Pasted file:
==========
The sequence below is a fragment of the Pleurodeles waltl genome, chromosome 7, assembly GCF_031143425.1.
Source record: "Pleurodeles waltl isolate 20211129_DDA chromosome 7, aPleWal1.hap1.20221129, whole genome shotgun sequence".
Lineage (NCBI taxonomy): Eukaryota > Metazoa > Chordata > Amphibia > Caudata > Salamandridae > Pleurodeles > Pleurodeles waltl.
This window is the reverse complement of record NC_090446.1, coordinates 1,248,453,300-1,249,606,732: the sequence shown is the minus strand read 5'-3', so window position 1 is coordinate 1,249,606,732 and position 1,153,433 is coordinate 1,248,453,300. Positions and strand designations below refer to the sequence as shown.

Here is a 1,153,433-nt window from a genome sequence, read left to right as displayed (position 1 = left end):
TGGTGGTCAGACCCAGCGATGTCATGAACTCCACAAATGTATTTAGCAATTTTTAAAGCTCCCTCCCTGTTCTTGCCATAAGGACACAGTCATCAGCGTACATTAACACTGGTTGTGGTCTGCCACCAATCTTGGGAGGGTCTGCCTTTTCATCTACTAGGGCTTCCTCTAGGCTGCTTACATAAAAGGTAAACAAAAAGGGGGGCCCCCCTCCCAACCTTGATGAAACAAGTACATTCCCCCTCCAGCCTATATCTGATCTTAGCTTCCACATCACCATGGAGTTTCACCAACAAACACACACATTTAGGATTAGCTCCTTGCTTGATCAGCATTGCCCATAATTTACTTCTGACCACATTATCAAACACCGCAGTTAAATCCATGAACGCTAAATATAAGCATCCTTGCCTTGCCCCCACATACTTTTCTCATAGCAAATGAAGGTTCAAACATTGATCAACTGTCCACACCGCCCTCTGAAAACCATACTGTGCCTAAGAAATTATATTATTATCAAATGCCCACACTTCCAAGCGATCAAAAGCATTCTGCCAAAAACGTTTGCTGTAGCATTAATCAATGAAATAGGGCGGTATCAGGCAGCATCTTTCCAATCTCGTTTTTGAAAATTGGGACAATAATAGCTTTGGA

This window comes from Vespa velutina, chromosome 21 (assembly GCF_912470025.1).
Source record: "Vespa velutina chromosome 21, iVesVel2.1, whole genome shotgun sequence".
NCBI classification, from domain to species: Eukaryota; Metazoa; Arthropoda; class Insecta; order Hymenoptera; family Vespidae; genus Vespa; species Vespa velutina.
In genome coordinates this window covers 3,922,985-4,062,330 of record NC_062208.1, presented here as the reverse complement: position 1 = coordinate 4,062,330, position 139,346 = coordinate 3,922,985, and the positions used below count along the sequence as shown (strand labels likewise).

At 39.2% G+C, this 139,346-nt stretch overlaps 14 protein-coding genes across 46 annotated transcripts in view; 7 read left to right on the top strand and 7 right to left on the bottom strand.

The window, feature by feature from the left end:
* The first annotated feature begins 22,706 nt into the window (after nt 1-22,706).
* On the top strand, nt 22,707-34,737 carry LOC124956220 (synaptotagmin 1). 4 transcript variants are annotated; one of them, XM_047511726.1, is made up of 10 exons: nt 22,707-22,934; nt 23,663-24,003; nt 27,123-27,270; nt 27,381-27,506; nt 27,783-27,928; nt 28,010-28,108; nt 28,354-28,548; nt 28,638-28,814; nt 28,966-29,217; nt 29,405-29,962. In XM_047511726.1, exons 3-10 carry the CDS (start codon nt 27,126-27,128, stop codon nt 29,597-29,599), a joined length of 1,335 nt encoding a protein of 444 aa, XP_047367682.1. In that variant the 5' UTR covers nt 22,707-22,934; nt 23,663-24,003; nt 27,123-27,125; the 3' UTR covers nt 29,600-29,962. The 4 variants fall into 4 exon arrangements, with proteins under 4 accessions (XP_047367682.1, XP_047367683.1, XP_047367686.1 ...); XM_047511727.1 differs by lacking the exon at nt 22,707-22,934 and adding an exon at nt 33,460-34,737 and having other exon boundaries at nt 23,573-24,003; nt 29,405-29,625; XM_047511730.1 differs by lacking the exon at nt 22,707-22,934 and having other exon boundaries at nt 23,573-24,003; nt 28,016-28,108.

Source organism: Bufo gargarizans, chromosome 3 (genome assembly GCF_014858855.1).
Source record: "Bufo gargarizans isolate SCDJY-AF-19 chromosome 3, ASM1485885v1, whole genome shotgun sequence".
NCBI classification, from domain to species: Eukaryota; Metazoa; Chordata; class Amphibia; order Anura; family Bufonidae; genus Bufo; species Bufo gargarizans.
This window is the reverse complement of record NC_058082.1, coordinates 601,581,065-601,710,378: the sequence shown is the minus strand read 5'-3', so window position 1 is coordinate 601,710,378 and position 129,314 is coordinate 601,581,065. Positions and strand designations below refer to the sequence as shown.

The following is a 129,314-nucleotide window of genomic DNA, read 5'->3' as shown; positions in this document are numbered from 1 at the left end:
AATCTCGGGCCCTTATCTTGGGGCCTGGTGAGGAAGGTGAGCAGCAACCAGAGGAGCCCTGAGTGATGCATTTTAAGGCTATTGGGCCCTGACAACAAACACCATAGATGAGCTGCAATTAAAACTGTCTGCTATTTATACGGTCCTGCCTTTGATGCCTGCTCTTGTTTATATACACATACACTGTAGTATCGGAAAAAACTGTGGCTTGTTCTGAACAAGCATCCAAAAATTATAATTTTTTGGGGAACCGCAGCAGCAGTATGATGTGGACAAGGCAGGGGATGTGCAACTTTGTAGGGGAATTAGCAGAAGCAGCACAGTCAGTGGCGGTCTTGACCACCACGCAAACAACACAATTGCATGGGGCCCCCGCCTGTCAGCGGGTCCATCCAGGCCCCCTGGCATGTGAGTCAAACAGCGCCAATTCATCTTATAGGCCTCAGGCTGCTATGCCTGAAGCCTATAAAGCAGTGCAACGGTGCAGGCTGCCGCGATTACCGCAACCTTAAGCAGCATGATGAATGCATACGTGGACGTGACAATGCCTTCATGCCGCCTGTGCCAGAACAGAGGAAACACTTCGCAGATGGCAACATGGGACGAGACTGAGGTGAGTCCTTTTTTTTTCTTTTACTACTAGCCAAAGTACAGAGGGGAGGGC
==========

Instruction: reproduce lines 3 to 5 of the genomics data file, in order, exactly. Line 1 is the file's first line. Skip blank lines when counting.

Lineage (NCBI taxonomy): Eukaryota > Metazoa > Chordata > Amphibia > Caudata > Salamandridae > Pleurodeles > Pleurodeles waltl.
This window is the reverse complement of record NC_090446.1, coordinates 1,248,453,300-1,249,606,732: the sequence shown is the minus strand read 5'-3', so window position 1 is coordinate 1,249,606,732 and position 1,153,433 is coordinate 1,248,453,300. Positions and strand designations below refer to the sequence as shown.

Here is a 1,153,433-nt window from a genome sequence, read left to right as displayed (position 1 = left end):